Tuesday, March 28, 2017

Review: Dancing Can Save Your Life

By Ed Malin

In a world of crooks and unscrupulous press, imagine you are a broke theater producer itching to put on a production of The Threepenny Opera (that classic show about thieves).  Grand Theft Musical uses high and low comedy to address themes of love, musical theater envy, and crime. The tap dancing such a proposition implies comes from the work of the late famous Chicago theatrician Robert Sickinger (specifically his 1994 work Platinum Taps), transformed and rewritten by director and collaborator Lissa Moira, with John Taylor Thomas’s compositions and the usual dream team of performers.
Back in one of the golden ages of Broadway, William Gandolph Furst (William Broderick) is a lovable villain, also known as “the Worm”, who breaks his victim just as he breaks stories in his newspaper.  He has a stable of lovers (both female and queen) who ferret out news for the dirty rat.  Meanwhile, there’s a good girl, sort of, named Shoshana (Becca Gottlieb) whose stage name is “Sugar Cohen”.  Jacks Bagelman (Jonathan Fox Powers) is the producer who loves Sugar Cohen, but ow can he marry the dear until he makes a pile of money? While Sherry, a.k.a. dazzlingly blonde Inger (Bevin Bell Hall) spies for Furst, Jacks gathers his associates, Arnold “Benny” Benedict (Robert Homeyer) and the larger-than-life Russian √©migr√© director-type Misha Goss (David F. Slone, Esq.) to create a surefire theatrical cash cow.  This would be a good time to point out that “mishigas” (see: Misha Goss) is Yiddish for “craziness”, and that’s what these schemers—who namedrops a certain Bialystock (of The Producers fame)—deliver. Also, Jacks’s office is full of posters (Oklahoma!, South Pacific, Camelot) which lend their plot-twists to the pretzel-logic of the musical-within-the-musical.  However, there is much of the unique within the show’s two ironic, comedic acts.
When you hear an Ashkenazic-inflected arrangement of the Tarantella, you will soon see the mafia appear.  Jacks wants local mobster Don Mangemore (Jef Cant3r) to bankroll the likely flop, written by the rather green and idealistic Ernest Roseglass (James Parks).  The moolah comes with compulsory casting of the Don’s relative, Gino Raftino (Alex Hayden Miller), who’s returned from studying in, of course, Oklahoma.  The new show is choreographed by the flamboyant Sammy Song (Darius-Anthony Robinson), who is also with the Worm.  Some of the star power comes from the hesitant Deborah Downs (Kayleigh Shuler).  When she sobs to her director, he exclaims, “Are you acting?  Even Misha can’t tell!”  She replies “Neother can I.  That’s what’s so frightening.”  And then it gets that much more like Anything Goes when the two British stars, Sir Guy Loverly (Douglas MacDonnell) and his wife Lady Lily Loverly (Shana Farr) disembark.  These two have a jolly good time romancing everyone in the cast, even Ernest and Deborah, who had just managed to fall in love with each other a minute before.   The thrust of the play (which takes place in front of an art-deco phallic skyscraper mosaic, designed by Mark Marcante and Lytza Colon) is a musical pep-talk by Sir Guy, who wears a caped superhero outfit and calls himself Mighty Voice.  Sounding a bit like Might Mouse, Sir Guy counsels some recognizable, forlorn musical theater characters.  People might indeed say they’re in love, and every day can’t be your Camelot, but if you carefully teach yourself to believe in yourself, that would be a great start.  Lo and behold, the rest of the cast falls in love with its better halves, and the show makes bank.  Don Mangemore, tipped off by the Worm’s media whores, steps in to punish “traitors” such as Arnold Benedict; the victim takes a bullet to the chest but his Grandma’s Bible in his pocket spares his life.  As the show goes on, the only without a love interest is poor, incarcerated Don Mangemore.  However, he is in a gourmet prison where he can hang out with all the boys.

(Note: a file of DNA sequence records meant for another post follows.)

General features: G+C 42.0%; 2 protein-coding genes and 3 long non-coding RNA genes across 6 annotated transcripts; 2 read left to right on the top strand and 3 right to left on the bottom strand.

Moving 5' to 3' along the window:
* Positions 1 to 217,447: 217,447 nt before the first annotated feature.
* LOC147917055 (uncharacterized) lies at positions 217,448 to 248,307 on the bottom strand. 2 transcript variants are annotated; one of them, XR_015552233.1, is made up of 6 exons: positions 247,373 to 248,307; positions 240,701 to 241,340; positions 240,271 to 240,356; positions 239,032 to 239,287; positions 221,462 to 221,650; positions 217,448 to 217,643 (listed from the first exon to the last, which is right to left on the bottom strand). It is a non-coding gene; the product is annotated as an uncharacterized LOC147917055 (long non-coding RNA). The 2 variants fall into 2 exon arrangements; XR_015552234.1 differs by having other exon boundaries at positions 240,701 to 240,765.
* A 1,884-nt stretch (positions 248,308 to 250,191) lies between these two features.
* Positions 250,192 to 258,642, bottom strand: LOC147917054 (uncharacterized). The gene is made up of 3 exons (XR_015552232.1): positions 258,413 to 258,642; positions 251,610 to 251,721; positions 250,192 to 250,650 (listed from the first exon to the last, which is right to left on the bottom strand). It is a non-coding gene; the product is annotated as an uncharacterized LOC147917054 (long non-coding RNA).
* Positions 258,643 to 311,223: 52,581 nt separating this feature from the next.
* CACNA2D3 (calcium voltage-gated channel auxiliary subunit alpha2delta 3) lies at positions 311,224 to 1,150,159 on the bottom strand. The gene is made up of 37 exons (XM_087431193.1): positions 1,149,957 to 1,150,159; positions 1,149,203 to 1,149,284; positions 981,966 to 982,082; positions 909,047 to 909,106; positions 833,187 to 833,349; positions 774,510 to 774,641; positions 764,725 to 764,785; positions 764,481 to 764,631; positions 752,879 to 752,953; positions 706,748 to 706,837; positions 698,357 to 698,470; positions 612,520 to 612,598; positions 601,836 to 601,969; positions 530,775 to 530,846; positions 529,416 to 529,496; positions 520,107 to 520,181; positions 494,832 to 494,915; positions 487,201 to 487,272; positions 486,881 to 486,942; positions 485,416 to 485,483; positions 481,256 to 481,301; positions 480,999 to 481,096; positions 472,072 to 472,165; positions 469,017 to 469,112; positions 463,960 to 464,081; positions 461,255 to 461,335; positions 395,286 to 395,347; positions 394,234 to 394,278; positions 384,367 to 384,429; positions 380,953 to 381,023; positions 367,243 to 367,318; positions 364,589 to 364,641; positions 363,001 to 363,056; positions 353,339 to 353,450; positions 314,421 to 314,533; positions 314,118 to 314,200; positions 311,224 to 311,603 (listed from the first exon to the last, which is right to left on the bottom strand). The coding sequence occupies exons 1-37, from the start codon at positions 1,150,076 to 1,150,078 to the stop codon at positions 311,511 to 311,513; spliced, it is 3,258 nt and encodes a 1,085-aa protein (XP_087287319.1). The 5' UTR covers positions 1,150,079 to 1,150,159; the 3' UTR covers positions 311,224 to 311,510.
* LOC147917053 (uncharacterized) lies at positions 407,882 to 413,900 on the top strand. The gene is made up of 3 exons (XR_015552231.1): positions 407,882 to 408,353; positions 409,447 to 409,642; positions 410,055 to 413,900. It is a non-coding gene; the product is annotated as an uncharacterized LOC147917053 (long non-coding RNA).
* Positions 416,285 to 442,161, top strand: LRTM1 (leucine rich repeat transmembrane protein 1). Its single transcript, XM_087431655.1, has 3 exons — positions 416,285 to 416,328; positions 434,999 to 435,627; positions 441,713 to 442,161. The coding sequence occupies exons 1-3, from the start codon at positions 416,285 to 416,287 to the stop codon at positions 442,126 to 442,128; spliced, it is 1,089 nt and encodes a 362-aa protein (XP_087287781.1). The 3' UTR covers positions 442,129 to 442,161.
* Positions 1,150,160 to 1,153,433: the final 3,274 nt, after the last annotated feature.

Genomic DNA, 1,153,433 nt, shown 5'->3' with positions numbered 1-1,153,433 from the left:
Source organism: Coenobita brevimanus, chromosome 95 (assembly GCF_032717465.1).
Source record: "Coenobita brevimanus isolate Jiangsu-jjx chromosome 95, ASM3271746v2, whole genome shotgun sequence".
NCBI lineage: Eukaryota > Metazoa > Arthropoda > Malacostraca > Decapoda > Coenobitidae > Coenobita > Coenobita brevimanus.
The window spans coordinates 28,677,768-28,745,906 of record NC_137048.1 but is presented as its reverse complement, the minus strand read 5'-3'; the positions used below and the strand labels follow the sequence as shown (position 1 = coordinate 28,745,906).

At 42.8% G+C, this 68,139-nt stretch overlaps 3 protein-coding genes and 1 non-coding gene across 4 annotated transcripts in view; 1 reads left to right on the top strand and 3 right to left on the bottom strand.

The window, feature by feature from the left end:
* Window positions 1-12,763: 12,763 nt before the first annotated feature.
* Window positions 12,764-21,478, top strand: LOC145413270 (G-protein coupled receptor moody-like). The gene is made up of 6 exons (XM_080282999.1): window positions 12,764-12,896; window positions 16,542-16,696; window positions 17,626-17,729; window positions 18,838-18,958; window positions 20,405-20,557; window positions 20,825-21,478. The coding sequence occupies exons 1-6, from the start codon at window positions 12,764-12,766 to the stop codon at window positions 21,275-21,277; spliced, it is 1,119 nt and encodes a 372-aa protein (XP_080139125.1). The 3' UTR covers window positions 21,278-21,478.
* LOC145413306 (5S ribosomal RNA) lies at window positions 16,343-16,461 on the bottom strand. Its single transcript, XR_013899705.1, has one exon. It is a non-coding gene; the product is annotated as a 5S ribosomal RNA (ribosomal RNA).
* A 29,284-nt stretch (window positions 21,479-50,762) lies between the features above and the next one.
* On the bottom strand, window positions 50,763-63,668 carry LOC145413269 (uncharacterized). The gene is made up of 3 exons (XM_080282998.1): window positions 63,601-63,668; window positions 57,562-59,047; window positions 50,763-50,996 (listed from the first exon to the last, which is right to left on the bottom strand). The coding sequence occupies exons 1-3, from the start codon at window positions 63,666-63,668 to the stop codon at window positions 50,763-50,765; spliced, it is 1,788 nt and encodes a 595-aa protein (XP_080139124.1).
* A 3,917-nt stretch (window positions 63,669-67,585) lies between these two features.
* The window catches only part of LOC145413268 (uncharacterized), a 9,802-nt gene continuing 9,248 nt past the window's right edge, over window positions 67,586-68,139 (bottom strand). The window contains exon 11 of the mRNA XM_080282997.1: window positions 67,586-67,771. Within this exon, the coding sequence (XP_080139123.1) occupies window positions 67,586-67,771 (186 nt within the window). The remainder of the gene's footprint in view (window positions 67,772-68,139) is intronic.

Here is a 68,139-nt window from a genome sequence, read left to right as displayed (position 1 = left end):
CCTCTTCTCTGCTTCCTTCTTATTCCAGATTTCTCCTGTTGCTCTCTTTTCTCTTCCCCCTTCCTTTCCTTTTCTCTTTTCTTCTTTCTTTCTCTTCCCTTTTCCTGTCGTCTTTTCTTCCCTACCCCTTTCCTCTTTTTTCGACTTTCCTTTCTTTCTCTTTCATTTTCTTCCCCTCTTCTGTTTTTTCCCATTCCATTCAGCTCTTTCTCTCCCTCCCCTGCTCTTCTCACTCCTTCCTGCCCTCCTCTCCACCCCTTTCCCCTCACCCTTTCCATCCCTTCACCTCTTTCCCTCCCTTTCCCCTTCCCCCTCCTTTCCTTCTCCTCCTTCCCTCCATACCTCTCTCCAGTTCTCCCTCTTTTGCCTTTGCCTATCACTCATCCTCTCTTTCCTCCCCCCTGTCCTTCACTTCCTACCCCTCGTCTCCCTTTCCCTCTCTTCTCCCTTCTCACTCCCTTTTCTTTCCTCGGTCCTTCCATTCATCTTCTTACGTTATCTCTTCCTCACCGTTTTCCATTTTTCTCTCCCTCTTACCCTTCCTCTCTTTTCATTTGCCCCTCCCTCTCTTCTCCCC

This lovely, full-length musical has something for everyone.  Fans of the American songbook will enjoy all the inside jokes. Sexual innuendo abounds, as well.  Musical Director Andy Peterson keeps the show’s 24 musical numbers rolling along, and a team of choreographers (J. Allan Hanna, Carlos Gomez, Mallory Brophy and Alex Hayden Miller) provide classy tap-dancing for Gino and many swoonable moments for the ensemble.  A lot of love for the genre and for the late Sickinger went into this production, which has been getting packed houses.  You will probably want to see what all the commotion is about.